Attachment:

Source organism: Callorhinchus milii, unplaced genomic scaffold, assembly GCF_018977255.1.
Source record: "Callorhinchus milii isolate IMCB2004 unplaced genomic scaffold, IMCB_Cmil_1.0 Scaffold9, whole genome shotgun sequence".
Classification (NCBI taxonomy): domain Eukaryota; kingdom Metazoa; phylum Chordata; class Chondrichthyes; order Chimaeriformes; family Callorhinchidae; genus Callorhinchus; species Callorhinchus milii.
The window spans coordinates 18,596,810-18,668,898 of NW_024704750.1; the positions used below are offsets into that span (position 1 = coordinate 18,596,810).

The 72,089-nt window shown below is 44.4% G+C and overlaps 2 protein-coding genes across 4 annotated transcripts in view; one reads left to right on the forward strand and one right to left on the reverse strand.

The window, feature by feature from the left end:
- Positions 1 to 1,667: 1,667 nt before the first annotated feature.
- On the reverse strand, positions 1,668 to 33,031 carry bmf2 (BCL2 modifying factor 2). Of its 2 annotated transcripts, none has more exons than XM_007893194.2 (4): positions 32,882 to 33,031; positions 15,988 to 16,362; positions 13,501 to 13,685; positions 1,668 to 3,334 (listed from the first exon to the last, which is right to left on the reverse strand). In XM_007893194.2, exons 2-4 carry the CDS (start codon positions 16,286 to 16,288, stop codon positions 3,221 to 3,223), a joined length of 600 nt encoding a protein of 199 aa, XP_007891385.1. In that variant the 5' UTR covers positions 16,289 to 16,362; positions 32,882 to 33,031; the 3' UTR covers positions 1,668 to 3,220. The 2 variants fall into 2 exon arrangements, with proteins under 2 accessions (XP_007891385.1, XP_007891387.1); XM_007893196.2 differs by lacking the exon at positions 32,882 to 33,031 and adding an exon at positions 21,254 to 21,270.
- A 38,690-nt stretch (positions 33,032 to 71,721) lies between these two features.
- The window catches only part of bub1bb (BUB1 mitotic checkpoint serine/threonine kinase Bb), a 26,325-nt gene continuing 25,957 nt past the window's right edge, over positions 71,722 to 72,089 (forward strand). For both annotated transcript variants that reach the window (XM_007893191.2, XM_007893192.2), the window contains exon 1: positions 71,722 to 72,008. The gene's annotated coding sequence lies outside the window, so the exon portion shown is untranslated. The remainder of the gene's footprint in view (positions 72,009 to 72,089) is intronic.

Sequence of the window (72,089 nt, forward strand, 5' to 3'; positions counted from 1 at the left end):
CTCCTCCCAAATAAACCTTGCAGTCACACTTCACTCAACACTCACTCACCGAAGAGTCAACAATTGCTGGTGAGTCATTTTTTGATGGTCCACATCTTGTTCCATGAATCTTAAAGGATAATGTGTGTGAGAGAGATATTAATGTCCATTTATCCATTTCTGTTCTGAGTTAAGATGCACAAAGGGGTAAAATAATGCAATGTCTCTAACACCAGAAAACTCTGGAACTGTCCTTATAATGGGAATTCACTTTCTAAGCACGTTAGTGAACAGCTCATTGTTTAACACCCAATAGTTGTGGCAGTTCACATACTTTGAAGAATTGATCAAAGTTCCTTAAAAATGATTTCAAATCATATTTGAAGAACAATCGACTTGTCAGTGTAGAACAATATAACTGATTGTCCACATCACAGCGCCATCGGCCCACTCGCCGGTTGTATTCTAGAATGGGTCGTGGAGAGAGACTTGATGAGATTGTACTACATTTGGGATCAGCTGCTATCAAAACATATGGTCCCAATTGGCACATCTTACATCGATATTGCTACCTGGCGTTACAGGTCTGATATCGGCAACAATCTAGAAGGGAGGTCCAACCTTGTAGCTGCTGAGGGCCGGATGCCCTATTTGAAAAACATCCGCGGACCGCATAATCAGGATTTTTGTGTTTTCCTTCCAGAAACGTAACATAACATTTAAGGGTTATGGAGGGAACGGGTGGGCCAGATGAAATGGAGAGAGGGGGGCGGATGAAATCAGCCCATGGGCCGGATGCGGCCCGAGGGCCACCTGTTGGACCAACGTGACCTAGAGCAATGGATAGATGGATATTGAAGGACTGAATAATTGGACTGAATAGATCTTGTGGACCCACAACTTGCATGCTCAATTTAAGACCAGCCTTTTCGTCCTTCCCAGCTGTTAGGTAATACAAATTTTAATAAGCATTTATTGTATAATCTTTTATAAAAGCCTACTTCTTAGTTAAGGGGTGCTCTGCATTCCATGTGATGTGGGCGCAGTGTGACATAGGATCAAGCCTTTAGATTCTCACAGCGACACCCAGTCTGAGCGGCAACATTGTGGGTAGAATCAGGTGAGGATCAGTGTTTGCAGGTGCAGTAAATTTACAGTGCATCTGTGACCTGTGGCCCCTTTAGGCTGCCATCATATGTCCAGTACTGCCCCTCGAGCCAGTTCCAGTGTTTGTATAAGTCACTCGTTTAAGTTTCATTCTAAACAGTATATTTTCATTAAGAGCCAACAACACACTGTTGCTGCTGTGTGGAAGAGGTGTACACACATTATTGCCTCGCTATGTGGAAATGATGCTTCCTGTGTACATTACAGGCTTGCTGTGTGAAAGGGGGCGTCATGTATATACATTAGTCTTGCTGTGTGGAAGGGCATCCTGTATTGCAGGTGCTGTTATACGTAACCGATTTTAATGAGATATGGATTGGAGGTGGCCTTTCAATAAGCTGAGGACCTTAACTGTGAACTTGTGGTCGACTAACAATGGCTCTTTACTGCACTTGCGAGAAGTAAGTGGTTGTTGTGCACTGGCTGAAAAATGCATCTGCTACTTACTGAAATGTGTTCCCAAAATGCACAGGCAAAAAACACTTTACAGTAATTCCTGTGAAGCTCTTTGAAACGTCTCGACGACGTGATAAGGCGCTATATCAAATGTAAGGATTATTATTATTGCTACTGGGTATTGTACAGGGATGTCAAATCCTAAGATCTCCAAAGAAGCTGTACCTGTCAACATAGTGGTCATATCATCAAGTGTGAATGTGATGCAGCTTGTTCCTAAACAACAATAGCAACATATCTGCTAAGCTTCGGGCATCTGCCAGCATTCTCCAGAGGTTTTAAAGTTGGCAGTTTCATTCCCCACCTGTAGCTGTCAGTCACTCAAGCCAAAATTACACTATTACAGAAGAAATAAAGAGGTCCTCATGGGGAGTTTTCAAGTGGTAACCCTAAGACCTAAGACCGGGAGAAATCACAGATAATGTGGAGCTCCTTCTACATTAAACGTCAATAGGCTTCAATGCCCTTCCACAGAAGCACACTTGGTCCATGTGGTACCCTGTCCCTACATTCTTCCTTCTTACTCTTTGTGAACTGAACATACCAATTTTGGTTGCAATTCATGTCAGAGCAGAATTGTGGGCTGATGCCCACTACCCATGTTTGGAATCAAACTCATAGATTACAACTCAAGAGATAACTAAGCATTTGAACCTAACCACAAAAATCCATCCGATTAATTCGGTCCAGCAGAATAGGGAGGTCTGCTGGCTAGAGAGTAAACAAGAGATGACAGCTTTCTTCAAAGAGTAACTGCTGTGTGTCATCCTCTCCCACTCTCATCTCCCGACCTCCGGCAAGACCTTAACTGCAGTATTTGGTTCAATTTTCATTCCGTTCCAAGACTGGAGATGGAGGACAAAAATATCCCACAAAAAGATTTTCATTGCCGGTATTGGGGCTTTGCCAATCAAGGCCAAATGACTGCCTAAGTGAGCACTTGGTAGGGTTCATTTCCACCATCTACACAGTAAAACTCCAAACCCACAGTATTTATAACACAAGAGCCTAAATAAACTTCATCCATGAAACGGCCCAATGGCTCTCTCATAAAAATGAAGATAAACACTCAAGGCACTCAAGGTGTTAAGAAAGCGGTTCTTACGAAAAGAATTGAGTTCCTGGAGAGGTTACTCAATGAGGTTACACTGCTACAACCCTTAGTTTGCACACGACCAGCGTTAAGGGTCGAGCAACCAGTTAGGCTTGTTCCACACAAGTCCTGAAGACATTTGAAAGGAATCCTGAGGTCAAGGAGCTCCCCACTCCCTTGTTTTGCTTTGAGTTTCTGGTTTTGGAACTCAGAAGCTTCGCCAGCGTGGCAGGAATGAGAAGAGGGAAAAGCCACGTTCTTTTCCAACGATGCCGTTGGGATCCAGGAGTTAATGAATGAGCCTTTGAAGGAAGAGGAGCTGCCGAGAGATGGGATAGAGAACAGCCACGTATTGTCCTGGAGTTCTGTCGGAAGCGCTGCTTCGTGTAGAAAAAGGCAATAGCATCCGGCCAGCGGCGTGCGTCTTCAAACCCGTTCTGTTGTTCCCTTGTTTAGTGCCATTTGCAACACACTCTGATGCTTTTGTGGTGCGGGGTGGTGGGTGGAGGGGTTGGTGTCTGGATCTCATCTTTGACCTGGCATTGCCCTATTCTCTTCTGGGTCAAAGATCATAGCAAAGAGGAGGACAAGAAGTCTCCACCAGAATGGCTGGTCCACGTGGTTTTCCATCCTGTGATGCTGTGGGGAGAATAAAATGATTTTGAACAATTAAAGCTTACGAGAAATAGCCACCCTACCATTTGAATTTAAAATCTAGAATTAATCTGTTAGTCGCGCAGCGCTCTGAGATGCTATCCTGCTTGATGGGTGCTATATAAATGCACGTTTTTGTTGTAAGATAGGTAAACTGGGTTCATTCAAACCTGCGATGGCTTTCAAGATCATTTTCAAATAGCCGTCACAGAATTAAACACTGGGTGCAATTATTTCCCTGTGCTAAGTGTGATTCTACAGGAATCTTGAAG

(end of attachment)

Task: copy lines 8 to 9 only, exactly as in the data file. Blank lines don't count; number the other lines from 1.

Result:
- On the reverse strand, positions 1,668 to 33,031 carry bmf2 (BCL2 modifying factor 2). Of its 2 annotated transcripts, none has more exons than XM_007893194.2 (4): positions 32,882 to 33,031; positions 15,988 to 16,362; positions 13,501 to 13,685; positions 1,668 to 3,334 (listed from the first exon to the last, which is right to left on the reverse strand). In XM_007893194.2, exons 2-4 carry the CDS (start codon positions 16,286 to 16,288, stop codon positions 3,221 to 3,223), a joined length of 600 nt encoding a protein of 199 aa, XP_007891385.1. In that variant the 5' UTR covers positions 16,289 to 16,362; positions 32,882 to 33,031; the 3' UTR covers positions 1,668 to 3,220. The 2 variants fall into 2 exon arrangements, with proteins under 2 accessions (XP_007891385.1, XP_007891387.1); XM_007893196.2 differs by lacking the exon at positions 32,882 to 33,031 and adding an exon at positions 21,254 to 21,270.
- A 38,690-nt stretch (positions 33,032 to 71,721) lies between these two features.